NASHVILLE, Tenn.—The Department of Energy will work with electric cooperatives to predict future rates of electric vehicle adoption in rural areas so co-ops can better plan for increased demand, a DOE official told co-op leaders at PowerXchange.

“I think everyone has probably gotten the message that the EV wave is inevitable,” said Chris Irwin, the agency’s program manager of advanced grid research and development, at a breakout session on “Predicting the Future of Transportation Electrification.”

“If I can do my job right, I will arm you with information. It should not be the responsibility of your co-op to predict the uptake of these electric vehicles.”

DOE will analyze data across the nation to develop “credible projections that you can customize to your area,” Irwin said.

Co-op leaders say that trying to predict future EV adoption rates will be key as they prepare to serve a national network of EV charging stations funded by the $1.2 trillion bipartisan infrastructure law.

Garkane Energy Cooperative in Loa, Utah, has been asked by the state to help create at least 14 Level 3 fast-charging stations to serve visitors to the national parks in southern Utah and northern Arizona, said James Clegg, energy adviser at the 14,000-member co-op.

About 10 million people come to visit the national parks each year, and more and more of the rental cars they drive will be electric, he said.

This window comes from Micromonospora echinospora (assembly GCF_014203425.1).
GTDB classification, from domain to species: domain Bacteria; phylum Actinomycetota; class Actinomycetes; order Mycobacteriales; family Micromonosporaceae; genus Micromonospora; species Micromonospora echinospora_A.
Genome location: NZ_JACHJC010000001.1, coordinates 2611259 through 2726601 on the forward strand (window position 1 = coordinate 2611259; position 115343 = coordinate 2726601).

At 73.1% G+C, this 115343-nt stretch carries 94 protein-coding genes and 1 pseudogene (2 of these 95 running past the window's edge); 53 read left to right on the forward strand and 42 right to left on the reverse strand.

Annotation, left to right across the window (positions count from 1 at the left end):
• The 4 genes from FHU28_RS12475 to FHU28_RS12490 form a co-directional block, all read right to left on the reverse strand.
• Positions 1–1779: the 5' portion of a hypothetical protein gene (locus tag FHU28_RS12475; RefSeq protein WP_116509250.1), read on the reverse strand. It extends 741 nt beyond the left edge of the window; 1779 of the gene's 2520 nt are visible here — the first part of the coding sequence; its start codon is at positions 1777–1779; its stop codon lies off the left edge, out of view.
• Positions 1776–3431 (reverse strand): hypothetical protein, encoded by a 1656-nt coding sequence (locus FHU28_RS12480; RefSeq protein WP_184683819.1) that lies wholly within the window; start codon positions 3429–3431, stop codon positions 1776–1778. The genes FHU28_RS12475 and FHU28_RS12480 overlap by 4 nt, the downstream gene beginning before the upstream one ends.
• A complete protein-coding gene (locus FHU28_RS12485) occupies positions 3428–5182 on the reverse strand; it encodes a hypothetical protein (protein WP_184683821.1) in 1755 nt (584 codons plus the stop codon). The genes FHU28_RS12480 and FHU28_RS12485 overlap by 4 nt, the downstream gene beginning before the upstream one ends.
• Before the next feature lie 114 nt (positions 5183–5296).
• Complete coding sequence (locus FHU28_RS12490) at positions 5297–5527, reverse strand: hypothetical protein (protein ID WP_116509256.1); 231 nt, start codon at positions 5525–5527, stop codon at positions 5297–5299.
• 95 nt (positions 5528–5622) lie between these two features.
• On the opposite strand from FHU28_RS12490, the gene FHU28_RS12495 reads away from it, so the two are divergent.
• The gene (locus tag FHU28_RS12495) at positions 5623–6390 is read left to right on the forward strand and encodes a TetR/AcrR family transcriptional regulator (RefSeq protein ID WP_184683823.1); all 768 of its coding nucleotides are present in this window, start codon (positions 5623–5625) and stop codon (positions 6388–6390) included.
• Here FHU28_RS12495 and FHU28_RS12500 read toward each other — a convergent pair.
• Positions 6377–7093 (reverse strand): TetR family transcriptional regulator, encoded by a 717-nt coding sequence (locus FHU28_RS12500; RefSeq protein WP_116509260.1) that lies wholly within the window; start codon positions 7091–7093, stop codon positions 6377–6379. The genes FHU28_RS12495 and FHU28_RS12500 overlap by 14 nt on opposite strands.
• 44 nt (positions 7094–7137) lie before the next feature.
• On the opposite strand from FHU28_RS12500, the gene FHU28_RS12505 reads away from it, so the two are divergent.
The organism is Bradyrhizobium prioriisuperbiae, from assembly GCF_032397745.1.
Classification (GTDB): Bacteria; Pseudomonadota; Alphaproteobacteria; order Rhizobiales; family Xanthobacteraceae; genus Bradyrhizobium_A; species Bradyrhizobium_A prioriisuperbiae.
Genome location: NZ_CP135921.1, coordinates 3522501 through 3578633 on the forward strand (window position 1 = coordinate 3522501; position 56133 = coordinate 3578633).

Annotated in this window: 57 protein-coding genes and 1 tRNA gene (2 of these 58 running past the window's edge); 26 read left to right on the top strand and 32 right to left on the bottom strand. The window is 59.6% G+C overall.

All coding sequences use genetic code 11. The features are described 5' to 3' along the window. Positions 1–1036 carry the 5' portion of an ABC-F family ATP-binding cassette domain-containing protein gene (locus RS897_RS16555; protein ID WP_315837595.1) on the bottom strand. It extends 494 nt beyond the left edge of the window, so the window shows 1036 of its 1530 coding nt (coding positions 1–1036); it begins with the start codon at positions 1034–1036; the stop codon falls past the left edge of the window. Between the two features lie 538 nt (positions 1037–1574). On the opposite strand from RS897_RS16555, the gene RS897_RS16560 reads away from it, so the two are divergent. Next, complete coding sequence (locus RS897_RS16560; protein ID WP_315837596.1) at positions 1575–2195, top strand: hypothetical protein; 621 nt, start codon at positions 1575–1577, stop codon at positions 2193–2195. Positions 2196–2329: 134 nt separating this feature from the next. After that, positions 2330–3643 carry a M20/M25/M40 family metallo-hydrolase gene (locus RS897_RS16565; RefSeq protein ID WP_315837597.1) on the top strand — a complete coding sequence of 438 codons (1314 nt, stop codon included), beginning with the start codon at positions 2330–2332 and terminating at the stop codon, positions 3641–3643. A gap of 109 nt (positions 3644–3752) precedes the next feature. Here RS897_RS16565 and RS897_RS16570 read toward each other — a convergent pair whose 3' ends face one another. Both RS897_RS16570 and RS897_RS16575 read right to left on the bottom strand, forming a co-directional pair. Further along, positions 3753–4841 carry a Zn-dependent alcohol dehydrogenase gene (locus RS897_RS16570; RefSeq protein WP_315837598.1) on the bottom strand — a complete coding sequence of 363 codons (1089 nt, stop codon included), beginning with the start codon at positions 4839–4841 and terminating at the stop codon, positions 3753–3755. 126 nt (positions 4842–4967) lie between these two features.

“We’re still scrambling with forecasts,” Clegg said.

Predictions about the level of EV adoption are also crucial to East Kentucky Power Cooperative, a generation and transmission co-op headquartered in Winchester that is working on a plan to encourage EV drivers to charge their vehicles at home during off-peak hours.

“In rural Kentucky, we don’t know the landscape,” said Scott Drake, the co-op’s manager of corporate technical services. “We can’t do a time-of-use rate without that data.”

Instead, the co-op plans to offer EV owners a flat 2-cent discount per kilowatt-hour for charging when demand for electricity is low. The co-op will handle consumer signups for the pilot program on behalf of its 16 distribution co-op members, Drake said. There will be no penalties for EV owners who charge during peak hours.

“It will be all carrot and no stick,” he said.

DOE is conducting more than a dozen simulations at its national labs to help predict EV adoption levels, Irwin said.

“We can give you good information sources from the outside world, so you don’t have to re-create everything,” he said.